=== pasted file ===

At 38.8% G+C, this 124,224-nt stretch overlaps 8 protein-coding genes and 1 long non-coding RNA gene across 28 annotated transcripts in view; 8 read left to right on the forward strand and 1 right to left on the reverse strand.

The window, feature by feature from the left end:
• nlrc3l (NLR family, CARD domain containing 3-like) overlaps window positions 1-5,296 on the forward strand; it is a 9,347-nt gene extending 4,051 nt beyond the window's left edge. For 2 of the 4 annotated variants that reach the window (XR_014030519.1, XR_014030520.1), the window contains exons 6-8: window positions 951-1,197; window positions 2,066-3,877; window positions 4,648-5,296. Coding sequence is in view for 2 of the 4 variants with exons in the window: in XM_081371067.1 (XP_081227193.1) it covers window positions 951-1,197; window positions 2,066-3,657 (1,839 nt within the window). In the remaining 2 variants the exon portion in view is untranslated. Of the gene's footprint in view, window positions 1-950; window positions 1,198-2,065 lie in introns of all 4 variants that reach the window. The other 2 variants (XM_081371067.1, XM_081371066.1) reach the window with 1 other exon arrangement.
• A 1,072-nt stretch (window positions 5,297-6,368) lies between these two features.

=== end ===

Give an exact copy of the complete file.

At 38.8% G+C, this 124,224-nt stretch overlaps 8 protein-coding genes and 1 long non-coding RNA gene across 28 annotated transcripts in view; 8 read left to right on the forward strand and 1 right to left on the reverse strand.

The window, feature by feature from the left end:
• nlrc3l (NLR family, CARD domain containing 3-like) overlaps window positions 1-5,296 on the forward strand; it is a 9,347-nt gene extending 4,051 nt beyond the window's left edge. For 2 of the 4 annotated variants that reach the window (XR_014030519.1, XR_014030520.1), the window contains exons 6-8: window positions 951-1,197; window positions 2,066-3,877; window positions 4,648-5,296. Coding sequence is in view for 2 of the 4 variants with exons in the window: in XM_081371067.1 (XP_081227193.1) it covers window positions 951-1,197; window positions 2,066-3,657 (1,839 nt within the window). In the remaining 2 variants the exon portion in view is untranslated. Of the gene's footprint in view, window positions 1-950; window positions 1,198-2,065 lie in introns of all 4 variants that reach the window. The other 2 variants (XM_081371067.1, XM_081371066.1) reach the window with 1 other exon arrangement.
• A 1,072-nt stretch (window positions 5,297-6,368) lies between these two features.